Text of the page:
“They shouldn’t say it was terrorists, they’re lying,” Pirfalak’s mother, Zeinab Molairad, told the crowd at his funeral. “The plainclothes [government] forces themselves shot my child.”
The crowd responded with chants of “Death to Khamenei,” a reference to Ayatollah Ali Khamenei, Iran’s supreme leader.
The killing of Pirfalak has added further fuel to a public uprising that has raged since mid-September, following the death of Mahsa Amini, a young Kurdish woman, in the custody of Iran’s “morality police.” As news of Pirfalak’s death spread Thursday, a Farsi hashtag that translates to #child_killing_government began spreading across social media. Petitions were circulated online calling for nationwide protests on Friday.
Overnight Thursday, enraged protesters in the western city of Khomein set fire to the ancestral home of Ayatollah Ruhollah Khomeini, the founder of the Islamic Republic. A grainy video posted online appears to show a molotov cocktail exploding against the side of the building.
Anti-government protests started in Izeh on Tuesday and continued into Wednesday, sparked by an online call to commemorate a previous round of demonstrations in 2019. One video on Wednesday showed protesters chanting, “This is the year of blood, seyed Ali will be overthrown ,” a reference to Khamenei. In another video overlooking the city, gunfire can clearly be heard.
Protesters attacked and torched the seminary in Izeh on Wednesday, according to state-linked media and online videos.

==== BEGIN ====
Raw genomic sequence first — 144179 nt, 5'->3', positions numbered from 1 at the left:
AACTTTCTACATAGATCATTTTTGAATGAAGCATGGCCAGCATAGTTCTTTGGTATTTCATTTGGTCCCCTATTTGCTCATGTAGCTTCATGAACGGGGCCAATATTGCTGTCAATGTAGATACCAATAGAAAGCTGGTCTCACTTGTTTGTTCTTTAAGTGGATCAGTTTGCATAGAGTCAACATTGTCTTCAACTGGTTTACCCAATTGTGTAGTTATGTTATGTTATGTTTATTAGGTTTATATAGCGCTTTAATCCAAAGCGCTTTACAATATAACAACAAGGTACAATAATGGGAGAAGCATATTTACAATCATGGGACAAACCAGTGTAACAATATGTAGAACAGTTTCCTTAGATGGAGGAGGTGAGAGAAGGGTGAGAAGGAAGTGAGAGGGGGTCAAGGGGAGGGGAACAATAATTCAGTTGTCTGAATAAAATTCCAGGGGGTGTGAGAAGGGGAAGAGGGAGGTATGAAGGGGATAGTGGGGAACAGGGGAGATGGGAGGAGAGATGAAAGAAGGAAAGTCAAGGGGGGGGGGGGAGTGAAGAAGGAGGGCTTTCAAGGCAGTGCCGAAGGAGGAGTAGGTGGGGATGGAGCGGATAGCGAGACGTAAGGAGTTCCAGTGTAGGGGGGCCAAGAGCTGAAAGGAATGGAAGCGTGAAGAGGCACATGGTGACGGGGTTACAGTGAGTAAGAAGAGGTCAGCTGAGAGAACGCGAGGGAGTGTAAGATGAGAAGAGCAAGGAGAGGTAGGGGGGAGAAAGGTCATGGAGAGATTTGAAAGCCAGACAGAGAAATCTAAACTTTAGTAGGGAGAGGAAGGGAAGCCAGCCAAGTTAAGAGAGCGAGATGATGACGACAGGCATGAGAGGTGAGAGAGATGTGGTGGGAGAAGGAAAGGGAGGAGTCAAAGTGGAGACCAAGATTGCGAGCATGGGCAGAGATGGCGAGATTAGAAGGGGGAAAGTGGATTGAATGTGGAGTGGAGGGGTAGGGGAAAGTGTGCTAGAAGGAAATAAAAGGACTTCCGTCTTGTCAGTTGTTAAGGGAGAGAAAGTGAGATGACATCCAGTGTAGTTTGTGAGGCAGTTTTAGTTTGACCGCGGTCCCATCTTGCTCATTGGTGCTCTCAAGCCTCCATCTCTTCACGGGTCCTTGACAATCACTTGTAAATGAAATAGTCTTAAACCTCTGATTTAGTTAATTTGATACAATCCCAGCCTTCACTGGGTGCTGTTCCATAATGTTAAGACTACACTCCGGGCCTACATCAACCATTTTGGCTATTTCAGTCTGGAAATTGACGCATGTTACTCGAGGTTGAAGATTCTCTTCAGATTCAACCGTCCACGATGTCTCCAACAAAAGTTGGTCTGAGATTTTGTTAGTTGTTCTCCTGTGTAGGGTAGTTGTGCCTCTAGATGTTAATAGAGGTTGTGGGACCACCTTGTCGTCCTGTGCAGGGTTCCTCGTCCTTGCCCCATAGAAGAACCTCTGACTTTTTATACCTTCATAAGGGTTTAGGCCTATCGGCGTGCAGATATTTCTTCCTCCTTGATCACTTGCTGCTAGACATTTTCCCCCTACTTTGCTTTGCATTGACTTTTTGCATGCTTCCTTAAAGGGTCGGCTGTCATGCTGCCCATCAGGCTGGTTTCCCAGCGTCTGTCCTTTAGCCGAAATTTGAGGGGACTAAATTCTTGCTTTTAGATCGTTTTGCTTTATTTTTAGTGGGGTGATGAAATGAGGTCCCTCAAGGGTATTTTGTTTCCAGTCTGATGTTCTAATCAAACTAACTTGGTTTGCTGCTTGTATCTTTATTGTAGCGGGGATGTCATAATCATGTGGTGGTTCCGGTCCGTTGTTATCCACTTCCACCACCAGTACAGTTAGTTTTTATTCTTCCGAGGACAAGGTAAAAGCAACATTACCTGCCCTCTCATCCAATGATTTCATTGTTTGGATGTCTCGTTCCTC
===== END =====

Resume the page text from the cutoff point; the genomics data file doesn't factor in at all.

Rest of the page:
Pirfalak and his family were apparently bystanders, trying to drive home Wednesday as chaos gripped the city. At some point, they passed a group of security forces positioned near a crowd of demonstrators, Molairad said Friday. They drove on, cautiously, before one of the officers shouted at them to turn around.
“ ‘Dad, this time trust the police and go back, they want what’s good for us,’ ” Molairad recalled Pirfalak telling his father. As they drove back toward the police, plainclothes officers opened fire, Molairad said: “They riddled the car with bullets!”
“I told the kids to get under the seats,” she continued. “If I got shot myself it won’t matter. My little one was underneath the dashboard. I don’t know why [Kian] didn’t go. He was chubby. He didn’t go under the seat.”
In a video from the scene Wednesday, Pirfalak’s lifeless body is laid out on the ground as a woman screams and a man shouts, “This is the result of the Islamic Republic! This is the result of the Islamic Republic!”
The Washington Post could not independently confirm the family’s version of events, though it was corroborated by activists and other media outlets. Another child, 14-year-old Sepehr Maghsoudi, was also killed by government security forces that night, activists said.
“[The government’s] only way is to unleash maximum violence,” said Hadi Ghaemi, executive director of the Center for Human Rights in Iran, a New York-based advocacy group. “They still hope that there is enough intimidation to push people back.”
Tactics of repression: How Iran is trying to stop Mahsa Amini protests
At least 326 people have been killed, including 56 children, since the demonstrations began in mid-September, according to the Human Rights Activists News Agency, though reporting restrictions make the true toll impossible to confirm.
Abdol Reza Saifi, the deputy governor of Khuzestan province, where Izeh is located, told the Islamic Republic News Agency (IRNA) on Thursday that military and police forces do not use “war weapons” and rely only on riot control techniques. But investigations by The Post, as well as other media and rights groups, have documented the apparent use of live ammunition by Iran’s security forces.
Earlier this week, three protesters were sentenced to death in Tehran, Iran’s judiciary reported on Wednesday. An additional protester was sentenced to death last weekend.
“The government is just refusing to understand the problem they’re facing,” said Tara Sepehri Far, an Iran researcher at Human Rights Watch.